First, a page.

Buy To Let For Beginners
Why be a landlord?
One of the great things about being a landlord is that, provided that you have bought a suitable property and you have a good managing agent, the amount of effort required from you is quite limited.
Whatever your occupation, your income is forever limited to the amount of hours that you can work in a day.
With property, that limitation is not a consideration; some landlords with very large portfolios do very little, yet make more than most hard working individuals that I know.
The expansion of their property portfolio is often made possible by refinancing one property, which has risen in value, so as to release equity to fund further purchases. In turn the same applies to the newly purchased properties and so the business grows.
So where do you start and what do you look for?
Yield or growth?
There are two ways that Landlords make money from property: the yield, which is the difference between the rent and the outgoings, and the capital growth, which is the amount that the property value has increased by.
At the extremes for example, some towns in the north of England can offer potentially large yield but little or no capital growth. Conversely, central London can offer a very tiny yield, often not covering the rent! Nevertheless, investors go there in the hope that London house prices will always be jumping up at some point and this has proven a strategy for some.
Where To Look ?
In my experience, an ideal location should provide a good mix of both income yield and capital growth. The capital growth provides the ability to grow your portfolio
This is where commuter towns really win as there will always be demand from professionals. Experience has shown me that professionals are the easiest type of tenant to deal with for a variety of reasons, but that is a discussion for another article.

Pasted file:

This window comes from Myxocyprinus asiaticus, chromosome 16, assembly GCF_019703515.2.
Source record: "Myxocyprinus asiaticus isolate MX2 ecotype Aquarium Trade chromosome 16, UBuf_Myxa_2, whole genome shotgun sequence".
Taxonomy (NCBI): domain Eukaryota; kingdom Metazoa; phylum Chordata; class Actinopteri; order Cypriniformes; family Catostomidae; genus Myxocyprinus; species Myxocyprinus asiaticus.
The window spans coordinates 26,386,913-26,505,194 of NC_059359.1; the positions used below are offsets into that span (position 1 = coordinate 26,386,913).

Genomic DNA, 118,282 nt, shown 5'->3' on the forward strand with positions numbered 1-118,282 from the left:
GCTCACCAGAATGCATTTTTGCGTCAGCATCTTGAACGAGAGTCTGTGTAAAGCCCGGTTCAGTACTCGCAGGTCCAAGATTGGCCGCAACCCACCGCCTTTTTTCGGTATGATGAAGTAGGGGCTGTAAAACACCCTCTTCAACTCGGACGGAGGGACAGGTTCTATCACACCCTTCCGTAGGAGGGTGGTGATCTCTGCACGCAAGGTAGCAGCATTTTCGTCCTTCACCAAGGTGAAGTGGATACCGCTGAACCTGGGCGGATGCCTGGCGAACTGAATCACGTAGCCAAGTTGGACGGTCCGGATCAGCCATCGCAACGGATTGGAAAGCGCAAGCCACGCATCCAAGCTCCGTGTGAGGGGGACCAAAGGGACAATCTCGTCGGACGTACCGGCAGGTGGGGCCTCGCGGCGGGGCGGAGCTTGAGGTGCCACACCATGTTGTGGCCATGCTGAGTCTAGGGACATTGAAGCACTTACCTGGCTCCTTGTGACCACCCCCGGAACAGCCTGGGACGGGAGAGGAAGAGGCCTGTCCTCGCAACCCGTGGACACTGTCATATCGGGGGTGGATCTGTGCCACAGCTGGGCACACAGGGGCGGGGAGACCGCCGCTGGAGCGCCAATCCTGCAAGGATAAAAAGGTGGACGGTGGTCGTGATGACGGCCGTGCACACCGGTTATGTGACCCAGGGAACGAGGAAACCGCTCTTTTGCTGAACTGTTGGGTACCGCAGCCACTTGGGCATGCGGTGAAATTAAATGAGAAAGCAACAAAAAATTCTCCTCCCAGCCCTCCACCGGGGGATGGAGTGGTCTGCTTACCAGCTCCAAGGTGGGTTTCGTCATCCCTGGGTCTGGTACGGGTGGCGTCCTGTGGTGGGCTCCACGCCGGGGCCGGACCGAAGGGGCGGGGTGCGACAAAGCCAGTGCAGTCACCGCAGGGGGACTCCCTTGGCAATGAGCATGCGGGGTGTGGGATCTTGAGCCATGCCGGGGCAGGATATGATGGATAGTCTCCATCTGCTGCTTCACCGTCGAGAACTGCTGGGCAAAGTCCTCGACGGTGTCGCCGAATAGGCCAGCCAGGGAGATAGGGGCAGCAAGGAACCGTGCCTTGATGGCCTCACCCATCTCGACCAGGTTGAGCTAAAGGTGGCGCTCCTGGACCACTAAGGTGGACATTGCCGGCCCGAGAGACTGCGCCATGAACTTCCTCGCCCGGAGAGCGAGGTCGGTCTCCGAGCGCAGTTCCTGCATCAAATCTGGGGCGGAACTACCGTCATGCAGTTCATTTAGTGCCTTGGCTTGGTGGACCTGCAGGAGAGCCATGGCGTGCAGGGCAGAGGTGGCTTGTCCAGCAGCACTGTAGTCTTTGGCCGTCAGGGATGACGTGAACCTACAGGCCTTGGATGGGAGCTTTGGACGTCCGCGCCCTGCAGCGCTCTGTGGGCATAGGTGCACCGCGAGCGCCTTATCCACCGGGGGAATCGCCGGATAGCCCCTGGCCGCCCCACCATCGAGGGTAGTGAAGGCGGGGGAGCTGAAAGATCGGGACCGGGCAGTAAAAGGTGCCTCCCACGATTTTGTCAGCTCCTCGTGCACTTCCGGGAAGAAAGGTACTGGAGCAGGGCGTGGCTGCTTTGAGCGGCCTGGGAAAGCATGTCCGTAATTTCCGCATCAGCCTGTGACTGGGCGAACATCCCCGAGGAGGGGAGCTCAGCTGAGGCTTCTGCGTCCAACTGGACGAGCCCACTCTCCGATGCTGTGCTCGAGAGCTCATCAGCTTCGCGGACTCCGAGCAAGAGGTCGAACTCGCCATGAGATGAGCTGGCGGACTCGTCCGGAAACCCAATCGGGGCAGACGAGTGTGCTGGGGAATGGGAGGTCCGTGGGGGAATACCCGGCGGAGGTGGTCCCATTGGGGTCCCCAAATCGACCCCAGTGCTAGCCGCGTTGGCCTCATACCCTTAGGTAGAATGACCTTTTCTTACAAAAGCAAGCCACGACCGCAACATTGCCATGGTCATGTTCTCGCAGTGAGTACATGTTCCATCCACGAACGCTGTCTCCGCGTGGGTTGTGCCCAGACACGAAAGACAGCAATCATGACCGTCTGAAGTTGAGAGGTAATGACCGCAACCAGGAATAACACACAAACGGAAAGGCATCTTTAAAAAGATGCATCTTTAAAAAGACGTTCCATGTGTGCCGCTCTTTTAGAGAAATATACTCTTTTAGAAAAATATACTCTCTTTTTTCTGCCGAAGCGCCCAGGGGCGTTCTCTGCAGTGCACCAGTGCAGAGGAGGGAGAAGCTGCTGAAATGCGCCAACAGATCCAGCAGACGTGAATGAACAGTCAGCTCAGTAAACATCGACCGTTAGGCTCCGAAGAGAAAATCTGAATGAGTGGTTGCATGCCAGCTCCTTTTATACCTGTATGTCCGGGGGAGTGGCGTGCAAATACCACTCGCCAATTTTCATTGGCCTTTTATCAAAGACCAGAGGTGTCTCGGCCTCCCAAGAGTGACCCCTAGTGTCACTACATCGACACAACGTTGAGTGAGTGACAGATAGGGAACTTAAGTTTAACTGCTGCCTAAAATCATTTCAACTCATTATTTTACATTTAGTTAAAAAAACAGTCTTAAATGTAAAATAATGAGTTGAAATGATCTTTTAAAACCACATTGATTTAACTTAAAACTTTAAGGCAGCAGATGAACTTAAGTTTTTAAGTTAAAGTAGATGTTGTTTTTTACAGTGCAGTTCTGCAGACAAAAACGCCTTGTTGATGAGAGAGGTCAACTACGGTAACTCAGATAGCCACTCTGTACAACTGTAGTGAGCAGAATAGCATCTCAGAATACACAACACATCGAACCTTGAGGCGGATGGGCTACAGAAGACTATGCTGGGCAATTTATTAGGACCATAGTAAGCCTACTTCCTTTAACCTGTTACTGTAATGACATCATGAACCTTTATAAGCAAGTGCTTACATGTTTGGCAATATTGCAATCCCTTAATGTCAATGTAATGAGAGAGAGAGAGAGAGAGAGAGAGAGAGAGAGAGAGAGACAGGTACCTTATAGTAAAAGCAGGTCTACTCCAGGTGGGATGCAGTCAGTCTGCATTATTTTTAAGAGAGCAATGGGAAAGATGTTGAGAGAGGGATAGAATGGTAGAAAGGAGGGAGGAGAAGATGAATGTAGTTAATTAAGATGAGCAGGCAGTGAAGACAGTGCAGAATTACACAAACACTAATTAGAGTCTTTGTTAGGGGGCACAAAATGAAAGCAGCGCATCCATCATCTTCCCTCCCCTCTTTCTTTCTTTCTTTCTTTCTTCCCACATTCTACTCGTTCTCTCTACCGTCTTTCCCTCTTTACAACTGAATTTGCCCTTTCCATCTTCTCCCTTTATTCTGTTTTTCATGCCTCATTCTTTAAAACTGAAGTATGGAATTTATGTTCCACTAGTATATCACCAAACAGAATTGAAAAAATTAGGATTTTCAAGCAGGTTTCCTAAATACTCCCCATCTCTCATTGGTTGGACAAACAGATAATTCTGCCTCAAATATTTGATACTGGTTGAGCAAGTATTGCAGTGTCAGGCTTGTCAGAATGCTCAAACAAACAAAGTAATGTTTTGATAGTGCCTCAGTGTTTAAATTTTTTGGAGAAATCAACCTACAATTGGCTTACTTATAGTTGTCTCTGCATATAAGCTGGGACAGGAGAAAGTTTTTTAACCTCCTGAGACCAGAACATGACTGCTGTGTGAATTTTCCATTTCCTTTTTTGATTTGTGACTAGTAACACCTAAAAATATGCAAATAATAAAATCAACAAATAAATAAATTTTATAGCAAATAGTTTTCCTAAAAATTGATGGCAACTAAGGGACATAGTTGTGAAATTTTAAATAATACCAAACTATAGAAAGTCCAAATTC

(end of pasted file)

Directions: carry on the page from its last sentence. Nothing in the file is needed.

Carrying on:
My advice is be reasonable, of course if you can get a great deal then you should but in a busy market you may find that there is little room for negotiation.
Many buyers come to us looking for a property at a price point that is just plain unrealistic. They often return a year later regretting their earlier heels dug in stance and resigning themselves to buying a similar place at a higher price.
Some unwise investors end up being seduced by a shiny new build flat with amazing potential returns. Often reality starts to hit as they speak to agents and realise that the figures provided by the sales office were at best optimistic and at worst a lie.
When the shiny sales office has gone and no one is achieving anything like what was originally promised, it is too late.
I am not suggesting that all new builds are a bad investment, nor that all salesmen will dupe you. Just understand they or any selling agent is funded by the sellers.
Do your homework
Due diligence is the key. Don’t just take the developer’s or selling agent’s word for it when it comes to rents: Speak to local and unconnected estate agents, plus use Rightmove to check sale and rental prices.
Get the paperwork right
Lettings legislation is a minefield for a newcomer and constantly changes but with the right advice shouldn’t put you off.
In October alone there were five major changes to legislation! Take care that you have obtained good advice here. ARLA is the body that any professional managing agent should belong to, any member firm has the necessary acumen to guide you through plus they carry client money protection meaning that your money will be guaranteed to be safe
If you have done your homework and bought wisely, you will be in a great position to invest further and set your future up nicely as values and rents inevitably rise.
Written by Ken Hume at James Alexander Estate Agents in Norbury